Counseling One Another

Helping you grow in God's all-sufficient truth and grace

Counseling One Another

Holiness Is Like Farming

Last week, when I posted a brief tribute to an unseen mentor, I mentioned that I would be posting more thoughts about how the writings of Jerry Bridges have impacted my thinking about the Christian life and practical theology. One major theme of Jerry’s ministry was holiness, hence the title of his first book The Pursuit of Holiness. But within the theme of holiness was also clear teaching concerning the cooperative relationship of the believer and the Spirit in this pursuit. This quote from the Pursuit of Holiness makes that clear:

A farmer plows his field, sows his seed, and fertilizes and cultivates—all the while knowing that in the final analysis he is utterly dependent on forces outside of himself. He knows he cannot cause the seed to germinate, nor can he produce the rain and sunshine for growing and harvesting the crop. For the successful harvest, he is dependent on these things from God.

Yet the farmer knows that unless he diligently pursues his responsibilities to plow, plant, fertilize, and cultivate, he cannot expect a harvest at the end of the season. In a sense he is in partnership with God, and he will reap its benefits only when he has fulfilled his responsibilities.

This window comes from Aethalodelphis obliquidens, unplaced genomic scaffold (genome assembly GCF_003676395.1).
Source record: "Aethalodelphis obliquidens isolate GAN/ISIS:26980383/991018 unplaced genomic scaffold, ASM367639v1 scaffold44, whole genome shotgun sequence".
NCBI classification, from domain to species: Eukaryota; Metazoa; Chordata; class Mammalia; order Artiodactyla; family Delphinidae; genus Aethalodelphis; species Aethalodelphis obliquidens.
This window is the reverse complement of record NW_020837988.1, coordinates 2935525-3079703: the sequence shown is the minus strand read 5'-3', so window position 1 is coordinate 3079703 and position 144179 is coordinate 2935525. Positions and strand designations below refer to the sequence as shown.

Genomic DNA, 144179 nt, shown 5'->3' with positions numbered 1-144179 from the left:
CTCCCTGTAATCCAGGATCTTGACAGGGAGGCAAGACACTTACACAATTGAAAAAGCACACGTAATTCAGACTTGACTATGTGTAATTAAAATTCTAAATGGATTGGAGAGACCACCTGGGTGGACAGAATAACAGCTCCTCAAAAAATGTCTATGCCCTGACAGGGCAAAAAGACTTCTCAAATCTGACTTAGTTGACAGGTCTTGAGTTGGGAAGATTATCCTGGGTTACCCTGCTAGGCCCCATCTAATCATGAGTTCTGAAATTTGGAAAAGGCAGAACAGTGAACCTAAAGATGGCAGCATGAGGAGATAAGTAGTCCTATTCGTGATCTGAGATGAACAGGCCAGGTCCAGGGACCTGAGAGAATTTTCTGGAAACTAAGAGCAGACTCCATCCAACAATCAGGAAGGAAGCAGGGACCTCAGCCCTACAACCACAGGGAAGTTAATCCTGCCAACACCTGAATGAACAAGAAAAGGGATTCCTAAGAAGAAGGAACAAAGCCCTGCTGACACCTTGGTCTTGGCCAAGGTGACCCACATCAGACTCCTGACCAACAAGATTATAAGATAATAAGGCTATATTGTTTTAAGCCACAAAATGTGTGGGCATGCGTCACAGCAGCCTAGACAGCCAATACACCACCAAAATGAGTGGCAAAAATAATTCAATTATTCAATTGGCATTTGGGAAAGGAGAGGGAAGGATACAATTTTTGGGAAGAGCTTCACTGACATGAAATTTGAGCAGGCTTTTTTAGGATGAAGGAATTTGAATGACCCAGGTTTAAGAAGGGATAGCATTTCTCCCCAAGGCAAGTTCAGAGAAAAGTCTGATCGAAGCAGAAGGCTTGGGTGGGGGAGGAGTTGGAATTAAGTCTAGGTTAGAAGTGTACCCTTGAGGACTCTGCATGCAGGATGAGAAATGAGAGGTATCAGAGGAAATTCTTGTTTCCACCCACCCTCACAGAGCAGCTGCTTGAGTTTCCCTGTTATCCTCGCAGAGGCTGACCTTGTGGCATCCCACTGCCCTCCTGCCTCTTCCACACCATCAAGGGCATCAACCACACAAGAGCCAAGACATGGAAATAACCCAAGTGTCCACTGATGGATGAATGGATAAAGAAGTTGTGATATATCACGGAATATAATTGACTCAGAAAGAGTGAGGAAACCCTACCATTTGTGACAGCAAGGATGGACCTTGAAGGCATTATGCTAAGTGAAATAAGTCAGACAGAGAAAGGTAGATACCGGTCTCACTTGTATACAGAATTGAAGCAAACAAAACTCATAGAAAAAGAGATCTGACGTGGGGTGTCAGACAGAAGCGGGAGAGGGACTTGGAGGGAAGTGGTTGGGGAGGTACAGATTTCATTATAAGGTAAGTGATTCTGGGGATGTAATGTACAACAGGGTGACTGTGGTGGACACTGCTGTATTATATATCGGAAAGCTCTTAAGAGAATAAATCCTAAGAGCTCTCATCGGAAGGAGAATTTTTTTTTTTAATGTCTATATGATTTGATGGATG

Farming is a joint venture between God and the farmer. The farmer cannot do what God must do, and God will not do what the farmer should do.

We can say just as accurately that the pursuit of holiness is a joint venture between God and the Christian. No one can attain any degree of holiness without God working in his life, but just as surely no one will attain it without effort on his own part. God has made it possible for us to walk in holiness. But He has given to us the responsibility of doing the walking; He does not do that for us.

Pursuing holiness is like farming; it is a joint venture, a cooperative effort, of the believer and the Holy Spirit. The focus on Jerry’s first book was mainly on our pursuit, while he developed the latter emphasis, divine empowerment, in two of his later books: Transforming Grace and Discipline of Grace.

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